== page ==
So it seems to me that these morals serve as powerful mirrors for women’s actual relationships with the world: how we are steeped in a culture of rape and violence and death; how, if we resist, we are punished; how, even if we punish ourselves, we are mocked and blamed. And these mirrors are not (just) historical, not vague and old-timey and how it used to be. They are mirrors of here, now, today.
The fairy tale usually plays this element straight, of course, but that makes them virtual playgrounds for feminist writers; all we have to do is pick a story up and turn it askance.
The motif of the green ribbon, coupled with the themes of transgressive desire and secret knowledge, reminded me of Angela Carter’s short story “The Bloody Chamber” (a variation on Bluebeard in which the protagonist is gifted a red ribbon by her betrothed—a ribbon that prefigures the way he wants to kill her). Are you familiar with this story? Has Angela Carter inspired your work? What other writers and storytellers have influenced you?
Ah, yes. “A choker of rubies, two inches wide, like an extraordinarily precious slit throat… the flashing crimson jewels… bright as arterial blood.” That image is so vivid and terrible and beautiful. I do love Angela Carter’s work very much, but I came to her a bit later that one might expect. My literary education was sort of fragmented and weird; it was almost entirely self-directed (neither of my parents were big readers; I didn’t major in literature in college) and thus contained large gaps that I’ve only recently amended.
For example, I once wrote a story that an entire workshop identified as heavily influenced by Shirley Jackson. At first, I was confused by this comment, because I hadn’t read a stitch of Shirley Jackson beyond “The Lottery” in high school. But what I later concluded was that I’d read a lot of writers who were influenced by Shirley Jackson; so I was getting her fragmented, filtered influence.
Now, of course, I have read and am obsessed with Angela Carter and Shirley Jackson both. Other writers who influence my work: Patricia Highsmith, Jane Bowles, Muriel Sparks, Kelly Link, Karen Russell, Yoko Ogawa, Kazuo Ishiguro, Gloria Naylor, Gabriel García Márquez, Nicholson Baker, Kevin Brockmeier, Michelle Huneven, Michel Faber, Joyce Carol Oates, Helen Oyeyemi, Ann Patchett, Virginia Woolf, Jeanette Winterson, Sarah Waters, Michael Chabon, Alissa Nutting, Andrea Barrett, Chris Adrian, Ray Bradbury… I could go on forever.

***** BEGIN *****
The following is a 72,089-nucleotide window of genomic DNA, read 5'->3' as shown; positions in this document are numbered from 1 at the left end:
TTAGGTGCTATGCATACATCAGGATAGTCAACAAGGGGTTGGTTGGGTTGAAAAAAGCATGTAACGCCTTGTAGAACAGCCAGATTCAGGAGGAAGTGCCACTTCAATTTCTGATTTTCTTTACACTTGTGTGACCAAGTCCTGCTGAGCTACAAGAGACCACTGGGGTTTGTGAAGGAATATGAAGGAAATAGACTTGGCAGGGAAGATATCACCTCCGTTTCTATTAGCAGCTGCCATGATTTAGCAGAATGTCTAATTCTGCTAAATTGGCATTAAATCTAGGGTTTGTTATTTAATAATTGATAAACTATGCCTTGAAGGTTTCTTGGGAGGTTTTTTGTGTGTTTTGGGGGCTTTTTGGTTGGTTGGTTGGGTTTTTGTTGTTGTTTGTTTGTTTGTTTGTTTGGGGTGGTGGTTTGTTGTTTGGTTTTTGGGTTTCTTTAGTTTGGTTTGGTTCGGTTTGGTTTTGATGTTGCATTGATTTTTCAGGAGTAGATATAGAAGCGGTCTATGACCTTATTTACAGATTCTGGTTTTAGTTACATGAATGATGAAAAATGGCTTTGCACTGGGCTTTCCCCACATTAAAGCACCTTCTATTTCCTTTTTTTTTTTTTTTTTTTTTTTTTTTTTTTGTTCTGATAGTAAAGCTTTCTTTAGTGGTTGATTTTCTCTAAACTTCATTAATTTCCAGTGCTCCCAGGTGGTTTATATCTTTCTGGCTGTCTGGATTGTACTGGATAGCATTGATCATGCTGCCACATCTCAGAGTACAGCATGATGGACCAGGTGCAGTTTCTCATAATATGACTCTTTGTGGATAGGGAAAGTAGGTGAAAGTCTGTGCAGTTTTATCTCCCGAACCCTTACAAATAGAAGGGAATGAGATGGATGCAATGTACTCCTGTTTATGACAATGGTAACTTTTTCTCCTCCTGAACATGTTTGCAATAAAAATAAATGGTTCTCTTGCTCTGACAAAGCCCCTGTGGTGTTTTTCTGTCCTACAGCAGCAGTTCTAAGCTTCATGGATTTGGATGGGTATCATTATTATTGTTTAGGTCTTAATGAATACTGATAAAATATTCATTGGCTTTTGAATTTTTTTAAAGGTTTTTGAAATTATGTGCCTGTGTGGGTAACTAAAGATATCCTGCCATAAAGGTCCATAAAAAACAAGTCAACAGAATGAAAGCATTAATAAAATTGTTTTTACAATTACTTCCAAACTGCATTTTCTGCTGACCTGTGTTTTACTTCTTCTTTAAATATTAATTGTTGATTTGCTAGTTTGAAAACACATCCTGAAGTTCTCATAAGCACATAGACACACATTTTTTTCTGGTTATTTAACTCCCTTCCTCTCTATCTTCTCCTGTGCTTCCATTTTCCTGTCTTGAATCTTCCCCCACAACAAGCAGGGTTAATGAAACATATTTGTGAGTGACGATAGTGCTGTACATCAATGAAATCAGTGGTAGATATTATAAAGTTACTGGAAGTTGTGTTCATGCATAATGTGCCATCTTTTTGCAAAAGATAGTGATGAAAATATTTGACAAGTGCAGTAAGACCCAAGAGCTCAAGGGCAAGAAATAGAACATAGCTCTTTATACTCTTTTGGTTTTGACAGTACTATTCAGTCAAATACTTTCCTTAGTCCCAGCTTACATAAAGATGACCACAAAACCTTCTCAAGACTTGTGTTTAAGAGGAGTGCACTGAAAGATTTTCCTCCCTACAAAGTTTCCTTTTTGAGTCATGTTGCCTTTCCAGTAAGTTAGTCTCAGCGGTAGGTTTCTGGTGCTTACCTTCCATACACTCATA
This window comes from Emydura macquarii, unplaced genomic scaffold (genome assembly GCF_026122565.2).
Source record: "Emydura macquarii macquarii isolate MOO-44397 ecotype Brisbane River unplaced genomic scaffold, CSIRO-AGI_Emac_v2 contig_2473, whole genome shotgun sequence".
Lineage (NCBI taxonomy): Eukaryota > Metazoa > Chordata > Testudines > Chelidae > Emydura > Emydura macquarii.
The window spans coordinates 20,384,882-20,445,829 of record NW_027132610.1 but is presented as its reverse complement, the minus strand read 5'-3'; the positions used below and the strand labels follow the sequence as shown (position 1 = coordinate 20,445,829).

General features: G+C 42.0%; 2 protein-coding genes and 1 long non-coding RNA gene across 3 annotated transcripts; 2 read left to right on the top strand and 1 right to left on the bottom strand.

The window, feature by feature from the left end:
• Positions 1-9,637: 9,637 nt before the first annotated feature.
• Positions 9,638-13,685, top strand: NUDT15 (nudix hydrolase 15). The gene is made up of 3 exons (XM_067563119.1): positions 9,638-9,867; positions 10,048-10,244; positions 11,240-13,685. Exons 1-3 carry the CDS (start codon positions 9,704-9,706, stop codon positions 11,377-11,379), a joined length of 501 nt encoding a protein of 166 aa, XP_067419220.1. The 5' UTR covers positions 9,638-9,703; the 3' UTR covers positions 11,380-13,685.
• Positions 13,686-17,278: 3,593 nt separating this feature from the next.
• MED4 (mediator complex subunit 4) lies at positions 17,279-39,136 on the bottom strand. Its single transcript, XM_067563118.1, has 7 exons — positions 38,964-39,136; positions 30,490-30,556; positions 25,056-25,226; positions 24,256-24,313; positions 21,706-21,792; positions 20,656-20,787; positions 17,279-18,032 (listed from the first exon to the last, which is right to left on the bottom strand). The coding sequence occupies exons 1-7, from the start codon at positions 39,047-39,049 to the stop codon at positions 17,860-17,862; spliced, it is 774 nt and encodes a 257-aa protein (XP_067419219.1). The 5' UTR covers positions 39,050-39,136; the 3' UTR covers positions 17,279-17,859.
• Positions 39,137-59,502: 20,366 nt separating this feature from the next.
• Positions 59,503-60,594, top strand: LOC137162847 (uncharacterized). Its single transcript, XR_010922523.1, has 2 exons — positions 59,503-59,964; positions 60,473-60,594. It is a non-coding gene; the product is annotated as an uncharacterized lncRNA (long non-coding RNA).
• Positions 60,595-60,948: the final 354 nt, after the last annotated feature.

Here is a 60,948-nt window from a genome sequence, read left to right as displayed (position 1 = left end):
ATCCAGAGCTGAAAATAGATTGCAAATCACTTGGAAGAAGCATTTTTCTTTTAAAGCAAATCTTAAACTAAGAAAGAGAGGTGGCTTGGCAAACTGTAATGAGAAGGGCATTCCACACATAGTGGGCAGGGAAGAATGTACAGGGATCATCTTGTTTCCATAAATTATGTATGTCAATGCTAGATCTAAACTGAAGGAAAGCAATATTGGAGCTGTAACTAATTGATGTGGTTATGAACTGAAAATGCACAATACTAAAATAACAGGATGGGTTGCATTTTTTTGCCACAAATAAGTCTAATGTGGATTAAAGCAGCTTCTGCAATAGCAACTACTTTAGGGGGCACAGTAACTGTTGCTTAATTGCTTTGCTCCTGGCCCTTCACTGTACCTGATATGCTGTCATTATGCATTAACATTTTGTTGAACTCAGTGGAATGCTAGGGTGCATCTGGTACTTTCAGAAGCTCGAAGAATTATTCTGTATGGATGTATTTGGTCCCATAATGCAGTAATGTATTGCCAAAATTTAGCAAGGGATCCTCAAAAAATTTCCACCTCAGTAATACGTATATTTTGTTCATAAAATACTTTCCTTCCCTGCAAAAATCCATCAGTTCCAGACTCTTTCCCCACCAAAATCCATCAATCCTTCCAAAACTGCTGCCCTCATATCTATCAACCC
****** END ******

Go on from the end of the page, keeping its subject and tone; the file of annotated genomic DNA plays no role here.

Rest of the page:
“The Husband Stitch” is peppered with instructions that tell the reader how to share the story out loud, should they want to do so. These instructions gesture at traditions of oral storytelling. Why did you decide to include these instructions? What do you think they bring to “The Husband Stitch”?
When I was a Girl Scout, we’d go on this annual autumn camping trip in the Pocono Mountains. I sort of loved and hated it—I hated how cold and dark it was. I hated bugs. I hated the latrine. But I was enamored with the campfire—telling stories around it, eating food cooked in it, throwing various objects into it to see how they burned. (My favorite: a half-filled Dixie cup, which immediately burned down to the water line. Then the wax on the exterior blistered, and the contents bubbled and boiled for what seemed like forever, burned off, and then the entire thing was consumed by the flames.)
I was a really weird kid, and didn’t get along with the girls my age. But I was a good storyteller—theatrical, dramatic, effusive—and I loved telling tales around the campfire. So the first time I read the Scary Stories to Tell in the Dark series—which included a story where a ghost’s question, “Who’s got my money? Whoooo? Whoooo?” is followed by instructions for the storyteller to grab someone and yell “YOU’VE GOT IT!”—I became obsessed with the idea of the story crossing over into the real world. Which I did, the next chance I got. It was exactly as fun and exciting as I’d imagined. (And, bonus, I got to make a fellow Girl Scout cry. An artist is born!)
So of course, as I was working on “The Husband Stitch,” I got the idea to fold in warped narrative instructions. It does all kinds of interesting work: breaks down the wall between the story and the reader, invokes a tradition of oral storytelling, reinforces the story’s danger as real and literal, enables further commentary on gender, and is also just plain fun.
After I published “The Husband Stitch,” I received a bit of fan mail in which the writer told me that they had read this passage:
(If you are reading this story out loud, move aside the curtain to illustrate this final point to your listeners. It’ll be raining, I promise.)
And then felt compelled to push aside their living room curtain. And it was raining. And it blew their mind. Knowing that has happened even once fills me with incomprehensible amounts of joy.